Won't you just scream if you hear one more news reporter say that the Scott sisters of Mississippi received life prison sentences for their part in an armed robbery that netted "only" $11? I know I will. Granted, what happened to Jamie and Gladys Scott was pretty outrageous, and for those of you who've never heard of the two sisters whose names have been in the news all this past week, some back story is in order.

The official police version of events goes like this: On Christmas Eve, 1993, Jamie and Gladys had the two victims, Mitchell Duckworth and Johnny Ray Hayes, drive them to a nightclub. Jamie pretended to have nausea and had the driver pull over. Three men in a car following the victims stopped and robbed the victims at gunpoint. According to some news reports, the robbers struck at least one of the victims in the head with a shotgun. The Scott sisters then drove off with the robbers.

Three of the robbers accepted plea bargains and testified against the Scott sisters. They each got prison terms of fewer than eight years. The sisters got LIFE. Even for a tough-on-crime conservative like me, the sentence is excessive. Anybody in Mississippi ever heard of the Eighth Amendment proscription on cruel and unusual punishment?

Mississippi Gov. Haley Barbour commuted the Scott sisters' sentence last week. They're now out of prison. Yes, their punishment was excessive; but no, this wasn't about the darned $11.

This was about armed robbery, a violent crime that should carry a hefty sentence. And no, this wasn't about a "racist" Mississippi (or American) criminal justice system either. Both Hayes and Duckworth are black men. In September of last year, USA Today published this gem of a quote about the Scott sisters case, from none other than National Association for the Advancement of Colored People leader Benjamin Todd Jealous:

"It is a travesty that in the State of Mississippi the lives of two black women are valued at little more than 11 dollars."

Maybe the state of Mississippi was saying that the armed robbery of two black men was serious enough to warrant harsh punishment, no matter what amount of money was lost in the crime. So please remember the names of Hayes and Duckworth, the victims in the crime. You can bet Jealous won't.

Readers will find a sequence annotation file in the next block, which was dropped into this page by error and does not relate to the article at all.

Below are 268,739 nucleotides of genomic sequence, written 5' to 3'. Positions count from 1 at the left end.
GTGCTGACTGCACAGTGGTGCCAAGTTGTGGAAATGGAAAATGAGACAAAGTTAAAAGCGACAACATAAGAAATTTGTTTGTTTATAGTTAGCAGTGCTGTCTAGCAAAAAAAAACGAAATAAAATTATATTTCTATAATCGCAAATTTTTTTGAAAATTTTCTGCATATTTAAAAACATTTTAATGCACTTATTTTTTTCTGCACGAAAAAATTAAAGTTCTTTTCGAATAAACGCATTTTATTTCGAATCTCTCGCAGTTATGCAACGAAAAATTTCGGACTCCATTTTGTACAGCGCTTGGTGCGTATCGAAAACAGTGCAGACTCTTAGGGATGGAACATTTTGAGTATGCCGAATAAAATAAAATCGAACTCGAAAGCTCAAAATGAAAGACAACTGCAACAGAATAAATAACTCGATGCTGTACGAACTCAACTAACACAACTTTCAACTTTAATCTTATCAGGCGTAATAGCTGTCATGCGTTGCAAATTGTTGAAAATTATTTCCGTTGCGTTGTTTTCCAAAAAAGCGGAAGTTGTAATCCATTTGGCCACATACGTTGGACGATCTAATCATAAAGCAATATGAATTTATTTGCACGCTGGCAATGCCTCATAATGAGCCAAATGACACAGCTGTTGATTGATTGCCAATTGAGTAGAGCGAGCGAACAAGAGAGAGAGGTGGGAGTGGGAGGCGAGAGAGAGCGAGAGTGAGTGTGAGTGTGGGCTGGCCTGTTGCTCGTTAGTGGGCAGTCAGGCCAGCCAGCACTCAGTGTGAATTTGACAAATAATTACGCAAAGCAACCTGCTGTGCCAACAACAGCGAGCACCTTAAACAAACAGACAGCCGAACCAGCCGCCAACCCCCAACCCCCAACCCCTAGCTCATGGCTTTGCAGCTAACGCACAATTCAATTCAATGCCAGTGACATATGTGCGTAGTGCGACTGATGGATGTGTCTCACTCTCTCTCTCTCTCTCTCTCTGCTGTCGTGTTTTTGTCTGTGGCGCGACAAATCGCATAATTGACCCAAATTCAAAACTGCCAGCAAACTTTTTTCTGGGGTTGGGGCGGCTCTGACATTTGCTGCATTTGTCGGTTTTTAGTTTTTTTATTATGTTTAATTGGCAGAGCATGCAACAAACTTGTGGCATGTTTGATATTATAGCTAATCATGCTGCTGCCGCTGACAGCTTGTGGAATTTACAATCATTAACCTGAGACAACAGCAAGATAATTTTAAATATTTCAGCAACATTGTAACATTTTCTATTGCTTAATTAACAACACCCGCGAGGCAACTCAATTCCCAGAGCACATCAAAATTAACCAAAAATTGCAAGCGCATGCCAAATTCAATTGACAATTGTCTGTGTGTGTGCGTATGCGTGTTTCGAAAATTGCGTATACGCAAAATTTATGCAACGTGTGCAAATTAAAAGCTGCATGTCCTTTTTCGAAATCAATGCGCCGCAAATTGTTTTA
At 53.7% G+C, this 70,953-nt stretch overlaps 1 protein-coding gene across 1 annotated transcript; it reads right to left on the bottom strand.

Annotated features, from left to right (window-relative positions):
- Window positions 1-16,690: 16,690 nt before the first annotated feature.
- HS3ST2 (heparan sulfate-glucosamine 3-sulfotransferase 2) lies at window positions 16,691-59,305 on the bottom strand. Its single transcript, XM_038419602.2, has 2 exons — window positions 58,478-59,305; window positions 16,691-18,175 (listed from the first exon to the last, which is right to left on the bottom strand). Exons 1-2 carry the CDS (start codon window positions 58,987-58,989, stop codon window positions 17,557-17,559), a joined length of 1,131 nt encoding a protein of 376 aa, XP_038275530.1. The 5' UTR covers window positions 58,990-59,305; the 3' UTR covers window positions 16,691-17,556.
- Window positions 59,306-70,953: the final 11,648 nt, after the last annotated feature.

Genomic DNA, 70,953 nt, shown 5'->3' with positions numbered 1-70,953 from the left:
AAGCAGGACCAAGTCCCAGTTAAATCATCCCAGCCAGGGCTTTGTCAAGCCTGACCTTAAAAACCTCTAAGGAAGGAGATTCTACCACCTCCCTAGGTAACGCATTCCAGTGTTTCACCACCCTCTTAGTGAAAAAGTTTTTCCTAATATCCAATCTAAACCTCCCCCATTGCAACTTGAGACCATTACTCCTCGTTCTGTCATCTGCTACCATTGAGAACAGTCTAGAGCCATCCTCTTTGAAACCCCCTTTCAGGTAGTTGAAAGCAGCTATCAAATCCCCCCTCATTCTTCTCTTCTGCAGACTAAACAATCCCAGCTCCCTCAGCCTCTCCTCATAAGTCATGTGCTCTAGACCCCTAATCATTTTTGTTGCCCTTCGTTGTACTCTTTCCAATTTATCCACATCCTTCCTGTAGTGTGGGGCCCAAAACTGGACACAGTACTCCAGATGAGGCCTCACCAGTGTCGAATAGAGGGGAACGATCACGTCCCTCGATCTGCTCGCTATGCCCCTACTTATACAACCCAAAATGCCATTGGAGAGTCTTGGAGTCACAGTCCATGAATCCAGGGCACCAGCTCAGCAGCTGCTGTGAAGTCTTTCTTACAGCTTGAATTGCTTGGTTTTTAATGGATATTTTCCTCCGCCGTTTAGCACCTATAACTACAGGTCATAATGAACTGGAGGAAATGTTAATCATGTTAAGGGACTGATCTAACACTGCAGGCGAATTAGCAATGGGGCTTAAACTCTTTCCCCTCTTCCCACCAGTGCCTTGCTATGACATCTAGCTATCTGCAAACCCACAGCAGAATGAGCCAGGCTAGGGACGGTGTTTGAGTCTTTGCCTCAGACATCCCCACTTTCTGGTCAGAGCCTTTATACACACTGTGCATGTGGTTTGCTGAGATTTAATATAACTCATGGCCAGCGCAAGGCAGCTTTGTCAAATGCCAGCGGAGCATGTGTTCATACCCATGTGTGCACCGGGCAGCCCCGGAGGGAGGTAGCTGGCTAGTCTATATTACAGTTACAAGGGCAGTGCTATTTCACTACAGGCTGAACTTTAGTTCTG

In an op-ed piece that ran last week, Jealous again brought up the figure of $11, but he had the smarts not to use the word "only" when he mentioned it. Instead, Jealous told readers where the NAACP's priorities are when it comes to crime and justice.

"In addition to dealing with a justice system that has indeed become too sanguinary and cruel, we are also confronting one that is grossly overcrowded with Americans of all colors (especially black men and women), and leaders who are too fearful to do much about either aspect of the problem."

So there it is again: the old, tired, obligatory (for Jealous and other liberals) and downright annoying (for crusty, curmudgeonly conservatives like me) whine about too many black folks in prison. Wouldn't it be refreshing to hear, for a change, some black leader somewhere, sometime, speak out for those black Americans who are victims of crime?

My son was the victim of an armed robbery twice. A bunch of hooligans stuck a handgun in his face and stole his bicycle when he was 13; when he was in his early 20s, some shotgun-toting thug robbed him of his jacket.

Who speaks for him and men like Hayes and Duckworth? Certainly not Benjamin Todd Jealous.

Examiner Columnist Gregory Kane is a Pulitzer-nominated news and opinion journalist who has covered people and politics from Baltimore to the Sudan.